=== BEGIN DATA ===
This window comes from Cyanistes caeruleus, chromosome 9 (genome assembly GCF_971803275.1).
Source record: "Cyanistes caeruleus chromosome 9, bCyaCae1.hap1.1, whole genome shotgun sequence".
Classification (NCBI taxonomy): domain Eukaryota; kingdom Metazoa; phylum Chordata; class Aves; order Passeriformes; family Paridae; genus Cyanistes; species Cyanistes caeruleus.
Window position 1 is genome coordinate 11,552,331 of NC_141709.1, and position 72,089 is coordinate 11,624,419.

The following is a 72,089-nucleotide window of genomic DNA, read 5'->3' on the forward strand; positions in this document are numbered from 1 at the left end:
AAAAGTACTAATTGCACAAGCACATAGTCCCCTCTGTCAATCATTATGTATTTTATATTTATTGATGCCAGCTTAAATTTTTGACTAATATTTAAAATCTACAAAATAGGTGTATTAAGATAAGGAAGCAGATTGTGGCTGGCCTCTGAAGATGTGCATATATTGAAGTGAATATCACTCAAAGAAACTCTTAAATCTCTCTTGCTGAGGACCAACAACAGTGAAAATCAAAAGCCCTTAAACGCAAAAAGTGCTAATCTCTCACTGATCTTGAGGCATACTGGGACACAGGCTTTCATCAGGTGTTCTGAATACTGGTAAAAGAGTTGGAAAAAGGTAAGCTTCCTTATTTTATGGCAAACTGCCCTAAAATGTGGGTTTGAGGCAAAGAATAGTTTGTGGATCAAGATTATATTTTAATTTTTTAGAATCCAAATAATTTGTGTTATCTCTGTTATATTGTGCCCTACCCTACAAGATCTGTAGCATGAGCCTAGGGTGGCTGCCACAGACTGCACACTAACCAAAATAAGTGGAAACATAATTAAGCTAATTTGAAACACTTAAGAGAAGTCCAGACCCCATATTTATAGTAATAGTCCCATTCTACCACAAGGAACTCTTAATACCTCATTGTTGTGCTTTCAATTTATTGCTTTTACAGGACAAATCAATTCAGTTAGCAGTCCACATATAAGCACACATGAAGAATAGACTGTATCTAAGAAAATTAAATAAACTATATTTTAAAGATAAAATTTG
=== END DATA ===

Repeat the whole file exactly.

This window comes from Cyanistes caeruleus, chromosome 9 (genome assembly GCF_971803275.1).
Source record: "Cyanistes caeruleus chromosome 9, bCyaCae1.hap1.1, whole genome shotgun sequence".
Classification (NCBI taxonomy): domain Eukaryota; kingdom Metazoa; phylum Chordata; class Aves; order Passeriformes; family Paridae; genus Cyanistes; species Cyanistes caeruleus.
Window position 1 is genome coordinate 11,552,331 of NC_141709.1, and position 72,089 is coordinate 11,624,419.

The following is a 72,089-nucleotide window of genomic DNA, read 5'->3' on the forward strand; positions in this document are numbered from 1 at the left end:
AAAAGTACTAATTGCACAAGCACATAGTCCCCTCTGTCAATCATTATGTATTTTATATTTATTGATGCCAGCTTAAATTTTTGACTAATATTTAAAATCTACAAAATAGGTGTATTAAGATAAGGAAGCAGATTGTGGCTGGCCTCTGAAGATGTGCATATATTGAAGTGAATATCACTCAAAGAAACTCTTAAATCTCTCTTGCTGAGGACCAACAACAGTGAAAATCAAAAGCCCTTAAACGCAAAAAGTGCTAATCTCTCACTGATCTTGAGGCATACTGGGACACAGGCTTTCATCAGGTGTTCTGAATACTGGTAAAAGAGTTGGAAAAAGGTAAGCTTCCTTATTTTATGGCAAACTGCCCTAAAATGTGGGTTTGAGGCAAAGAATAGTTTGTGGATCAAGATTATATTTTAATTTTTTAGAATCCAAATAATTTGTGTTATCTCTGTTATATTGTGCCCTACCCTACAAGATCTGTAGCATGAGCCTAGGGTGGCTGCCACAGACTGCACACTAACCAAAATAAGTGGAAACATAATTAAGCTAATTTGAAACACTTAAGAGAAGTCCAGACCCCATATTTATAGTAATAGTCCCATTCTACCACAAGGAACTCTTAATACCTCATTGTTGTGCTTTCAATTTATTGCTTTTACAGGACAAATCAATTCAGTTAGCAGTCCACATATAAGCACACATGAAGAATAGACTGTATCTAAGAAAATTAAATAAACTATATTTTAAAGATAAAATTTG